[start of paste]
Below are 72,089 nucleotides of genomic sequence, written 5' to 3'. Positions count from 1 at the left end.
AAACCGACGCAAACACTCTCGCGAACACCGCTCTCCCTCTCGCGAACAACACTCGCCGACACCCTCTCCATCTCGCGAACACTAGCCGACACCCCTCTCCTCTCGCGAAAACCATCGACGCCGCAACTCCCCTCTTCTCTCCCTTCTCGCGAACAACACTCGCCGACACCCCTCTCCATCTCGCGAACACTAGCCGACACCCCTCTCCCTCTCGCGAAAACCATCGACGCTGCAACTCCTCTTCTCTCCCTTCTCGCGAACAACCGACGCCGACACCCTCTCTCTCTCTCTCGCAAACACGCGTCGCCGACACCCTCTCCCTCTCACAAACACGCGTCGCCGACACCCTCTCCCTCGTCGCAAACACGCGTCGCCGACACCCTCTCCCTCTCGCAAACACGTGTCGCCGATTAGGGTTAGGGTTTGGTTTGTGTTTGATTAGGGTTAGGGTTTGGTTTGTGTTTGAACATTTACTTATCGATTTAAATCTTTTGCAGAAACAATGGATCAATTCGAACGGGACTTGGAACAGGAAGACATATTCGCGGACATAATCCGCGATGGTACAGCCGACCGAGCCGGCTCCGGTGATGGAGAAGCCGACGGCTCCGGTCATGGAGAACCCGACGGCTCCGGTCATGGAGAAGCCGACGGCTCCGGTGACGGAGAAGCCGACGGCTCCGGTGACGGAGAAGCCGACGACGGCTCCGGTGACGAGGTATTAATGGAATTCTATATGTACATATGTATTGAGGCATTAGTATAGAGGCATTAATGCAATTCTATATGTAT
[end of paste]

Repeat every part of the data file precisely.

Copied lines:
Below are 72,089 nucleotides of genomic sequence, written 5' to 3'. Positions count from 1 at the left end.
AAACCGACGCAAACACTCTCGCGAACACCGCTCTCCCTCTCGCGAACAACACTCGCCGACACCCTCTCCATCTCGCGAACACTAGCCGACACCCCTCTCCTCTCGCGAAAACCATCGACGCCGCAACTCCCCTCTTCTCTCCCTTCTCGCGAACAACACTCGCCGACACCCCTCTCCATCTCGCGAACACTAGCCGACACCCCTCTCCCTCTCGCGAAAACCATCGACGCTGCAACTCCTCTTCTCTCCCTTCTCGCGAACAACCGACGCCGACACCCTCTCTCTCTCTCTCGCAAACACGCGTCGCCGACACCCTCTCCCTCTCACAAACACGCGTCGCCGACACCCTCTCCCTCGTCGCAAACACGCGTCGCCGACACCCTCTCCCTCTCGCAAACACGTGTCGCCGATTAGGGTTAGGGTTTGGTTTGTGTTTGATTAGGGTTAGGGTTTGGTTTGTGTTTGAACATTTACTTATCGATTTAAATCTTTTGCAGAAACAATGGATCAATTCGAACGGGACTTGGAACAGGAAGACATATTCGCGGACATAATCCGCGATGGTACAGCCGACCGAGCCGGCTCCGGTGATGGAGAAGCCGACGGCTCCGGTCATGGAGAACCCGACGGCTCCGGTCATGGAGAAGCCGACGGCTCCGGTGACGGAGAAGCCGACGGCTCCGGTGACGGAGAAGCCGACGACGGCTCCGGTGACGAGGTATTAATGGAATTCTATATGTACATATGTATTGAGGCATTAGTATAGAGGCATTAATGCAATTCTATATGTAT